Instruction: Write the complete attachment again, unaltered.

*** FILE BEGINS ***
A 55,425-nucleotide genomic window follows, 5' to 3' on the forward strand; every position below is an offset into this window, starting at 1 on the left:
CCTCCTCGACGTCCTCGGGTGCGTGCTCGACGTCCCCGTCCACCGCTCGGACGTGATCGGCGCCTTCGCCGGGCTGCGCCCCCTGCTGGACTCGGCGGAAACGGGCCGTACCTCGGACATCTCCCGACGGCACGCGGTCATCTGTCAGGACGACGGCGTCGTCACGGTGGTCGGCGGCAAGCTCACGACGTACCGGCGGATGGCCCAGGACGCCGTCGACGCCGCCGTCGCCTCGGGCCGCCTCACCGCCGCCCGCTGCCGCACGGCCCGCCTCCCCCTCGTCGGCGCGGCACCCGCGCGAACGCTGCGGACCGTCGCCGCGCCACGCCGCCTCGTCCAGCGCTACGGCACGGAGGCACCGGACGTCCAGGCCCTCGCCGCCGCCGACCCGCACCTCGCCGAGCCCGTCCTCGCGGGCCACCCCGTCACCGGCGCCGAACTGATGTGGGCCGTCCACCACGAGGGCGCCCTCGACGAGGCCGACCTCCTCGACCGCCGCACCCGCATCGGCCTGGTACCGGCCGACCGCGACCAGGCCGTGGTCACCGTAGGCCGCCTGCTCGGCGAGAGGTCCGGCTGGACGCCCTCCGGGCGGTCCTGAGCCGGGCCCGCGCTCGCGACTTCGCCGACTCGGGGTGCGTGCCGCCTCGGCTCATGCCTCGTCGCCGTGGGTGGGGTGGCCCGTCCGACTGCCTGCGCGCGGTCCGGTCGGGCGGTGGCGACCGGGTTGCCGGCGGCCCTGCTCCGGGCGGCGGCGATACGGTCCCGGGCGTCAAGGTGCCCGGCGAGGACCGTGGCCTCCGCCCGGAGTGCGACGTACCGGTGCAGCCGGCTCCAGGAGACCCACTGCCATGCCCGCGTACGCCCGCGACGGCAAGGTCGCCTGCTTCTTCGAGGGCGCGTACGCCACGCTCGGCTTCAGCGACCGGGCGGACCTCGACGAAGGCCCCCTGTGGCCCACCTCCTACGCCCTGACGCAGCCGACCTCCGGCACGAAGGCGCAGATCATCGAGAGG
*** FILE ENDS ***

A 55,425-nucleotide genomic window follows, 5' to 3' on the forward strand; every position below is an offset into this window, starting at 1 on the left:
CCTCCTCGACGTCCTCGGGTGCGTGCTCGACGTCCCCGTCCACCGCTCGGACGTGATCGGCGCCTTCGCCGGGCTGCGCCCCCTGCTGGACTCGGCGGAAACGGGCCGTACCTCGGACATCTCCCGACGGCACGCGGTCATCTGTCAGGACGACGGCGTCGTCACGGTGGTCGGCGGCAAGCTCACGACGTACCGGCGGATGGCCCAGGACGCCGTCGACGCCGCCGTCGCCTCGGGCCGCCTCACCGCCGCCCGCTGCCGCACGGCCCGCCTCCCCCTCGTCGGCGCGGCACCCGCGCGAACGCTGCGGACCGTCGCCGCGCCACGCCGCCTCGTCCAGCGCTACGGCACGGAGGCACCGGACGTCCAGGCCCTCGCCGCCGCCGACCCGCACCTCGCCGAGCCCGTCCTCGCGGGCCACCCCGTCACCGGCGCCGAACTGATGTGGGCCGTCCACCACGAGGGCGCCCTCGACGAGGCCGACCTCCTCGACCGCCGCACCCGCATCGGCCTGGTACCGGCCGACCGCGACCAGGCCGTGGTCACCGTAGGCCGCCTGCTCGGCGAGAGGTCCGGCTGGACGCCCTCCGGGCGGTCCTGAGCCGGGCCCGCGCTCGCGACTTCGCCGACTCGGGGTGCGTGCCGCCTCGGCTCATGCCTCGTCGCCGTGGGTGGGGTGGCCCGTCCGACTGCCTGCGCGCGGTCCGGTCGGGCGGTGGCGACCGGGTTGCCGGCGGCCCTGCTCCGGGCGGCGGCGATACGGTCCCGGGCGTCAAGGTGCCCGGCGAGGACCGTGGCCTCCGCCCGGAGTGCGACGTACCGGTGCAGCCGGCTCCAGGAGACCCACTGCCATGCCCGCGTACGCCCGCGACGGCAAGGTCGCCTGCTTCTTCGAGGGCGCGTACGCCACGCTCGGCTTCAGCGACCGGGCGGACCTCGACGAAGGCCCCCTGTGGCCCACCTCCTACGCCCTGACGCAGCCGACCTCCGGCACGAAGGCGCAGATCATCGAGAGG